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Kirby Responds to Doocy Question on Domestic Oil Production

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John Kirby participated in his first White House briefing on Wednesday. The former Pentagon press secretary was tapped by the Biden administration last month to serve as Coordinator for Strategic Communications at the National Security Council.

He fielded several foreign policy questions, including inquiries about President Joe Biden’s upcoming trip to Saudi Arabia, a key oil exporter at a time when fuel prices are sky high. Biden is expected to meet with Crown Prince Mohammed bin Salman, whom U.S. intelligence agencies implicated in the murder of Washington Post columnist Jamal Khashoggi. Bin Salman denies involvement.

On the campaign trail, Biden denounced the kingdom as a “pariah,”

On Wednesday, Fox News White House Correspondent Peter Doocy asked Kirby, “How is it that you guys have determined that it’s in the U.S. national security interest to ask Saudi Arabia to drill more oil instead of just letting oil companies drill more here in the U.S.?”

Kirby replied by noting the number of drilling permits that have been issued.

“Well I think you know, Peter, there’s some 9,000 unused drilling permits here in the United States as well,” he responded. “Look, the oil production issue is a global issue, and OPEC+3 has already increased – preset increases – by more than 50% just for July and August.”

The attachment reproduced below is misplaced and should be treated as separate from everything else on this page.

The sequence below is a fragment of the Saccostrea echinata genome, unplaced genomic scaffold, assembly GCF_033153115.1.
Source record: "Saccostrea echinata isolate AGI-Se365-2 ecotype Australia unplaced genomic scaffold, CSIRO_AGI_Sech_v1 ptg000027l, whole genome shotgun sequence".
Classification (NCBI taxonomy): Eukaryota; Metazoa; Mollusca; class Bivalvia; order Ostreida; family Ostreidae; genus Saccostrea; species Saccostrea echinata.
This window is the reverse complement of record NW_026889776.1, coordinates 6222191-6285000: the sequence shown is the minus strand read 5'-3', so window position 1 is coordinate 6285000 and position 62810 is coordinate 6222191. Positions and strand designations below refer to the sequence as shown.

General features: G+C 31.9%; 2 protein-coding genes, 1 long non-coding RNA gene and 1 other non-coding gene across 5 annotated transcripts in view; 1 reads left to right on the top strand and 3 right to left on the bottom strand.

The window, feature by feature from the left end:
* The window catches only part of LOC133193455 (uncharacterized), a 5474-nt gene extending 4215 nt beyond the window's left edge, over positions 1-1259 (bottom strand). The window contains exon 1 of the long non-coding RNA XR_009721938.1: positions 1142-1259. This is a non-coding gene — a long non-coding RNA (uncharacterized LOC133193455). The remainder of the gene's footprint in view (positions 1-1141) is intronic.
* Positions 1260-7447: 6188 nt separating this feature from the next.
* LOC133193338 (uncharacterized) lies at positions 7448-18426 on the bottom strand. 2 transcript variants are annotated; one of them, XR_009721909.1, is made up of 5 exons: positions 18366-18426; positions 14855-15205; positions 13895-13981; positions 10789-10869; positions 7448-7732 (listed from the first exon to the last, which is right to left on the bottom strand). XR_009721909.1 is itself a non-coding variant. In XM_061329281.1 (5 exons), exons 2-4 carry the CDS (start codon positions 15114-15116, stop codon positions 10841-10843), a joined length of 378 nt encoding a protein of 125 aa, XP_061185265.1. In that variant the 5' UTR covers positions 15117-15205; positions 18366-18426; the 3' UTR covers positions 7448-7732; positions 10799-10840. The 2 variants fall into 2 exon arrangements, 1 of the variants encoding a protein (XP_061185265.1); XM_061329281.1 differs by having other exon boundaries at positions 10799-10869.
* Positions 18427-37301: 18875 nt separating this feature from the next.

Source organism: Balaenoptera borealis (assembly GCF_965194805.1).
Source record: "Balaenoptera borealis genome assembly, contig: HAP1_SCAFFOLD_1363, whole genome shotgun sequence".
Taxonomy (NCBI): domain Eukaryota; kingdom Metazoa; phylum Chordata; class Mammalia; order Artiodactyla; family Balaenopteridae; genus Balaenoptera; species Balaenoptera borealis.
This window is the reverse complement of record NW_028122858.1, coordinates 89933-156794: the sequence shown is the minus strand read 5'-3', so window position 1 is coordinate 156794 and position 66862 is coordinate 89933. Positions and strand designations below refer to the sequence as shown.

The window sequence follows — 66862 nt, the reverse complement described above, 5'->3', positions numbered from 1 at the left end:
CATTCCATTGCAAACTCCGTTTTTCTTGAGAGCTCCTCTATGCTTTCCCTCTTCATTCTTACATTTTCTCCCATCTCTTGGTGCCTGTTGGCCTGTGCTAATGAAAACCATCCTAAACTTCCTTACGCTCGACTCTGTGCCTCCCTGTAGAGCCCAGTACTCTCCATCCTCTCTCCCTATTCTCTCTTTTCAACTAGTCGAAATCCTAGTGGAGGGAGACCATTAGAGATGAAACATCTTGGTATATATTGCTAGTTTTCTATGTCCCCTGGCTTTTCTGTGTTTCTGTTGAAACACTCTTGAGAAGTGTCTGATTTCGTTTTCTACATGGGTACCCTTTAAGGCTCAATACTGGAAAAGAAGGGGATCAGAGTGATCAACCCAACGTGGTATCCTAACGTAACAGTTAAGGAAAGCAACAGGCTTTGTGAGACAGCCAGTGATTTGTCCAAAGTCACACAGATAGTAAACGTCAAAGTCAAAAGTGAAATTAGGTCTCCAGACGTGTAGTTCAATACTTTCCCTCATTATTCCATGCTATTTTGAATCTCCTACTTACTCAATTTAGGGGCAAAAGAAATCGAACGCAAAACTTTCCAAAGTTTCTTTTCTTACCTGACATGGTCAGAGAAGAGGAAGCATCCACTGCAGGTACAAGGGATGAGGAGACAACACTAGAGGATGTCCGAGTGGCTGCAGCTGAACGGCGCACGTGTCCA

Kirby added, “We’ve never said it’s a national security interest that somebody has to pump more oil, and again, there’s unused permits here in the United States.”

It’s true that there are more than 9,000 approved permits to drill. However, many companies have opted not to drill, citing costs and other regulatory hurdles.

“Oil and gas companies do not want to drill more,” analyst Pavel Molchanov told CNN Business in March. “They are under pressure from the financial community to pay more dividends, to do more share buybacks instead of the proverbial ‘drill baby drill,’ which is the way they would have done things 10 years ago. Corporate strategy has fundamentally changed.”

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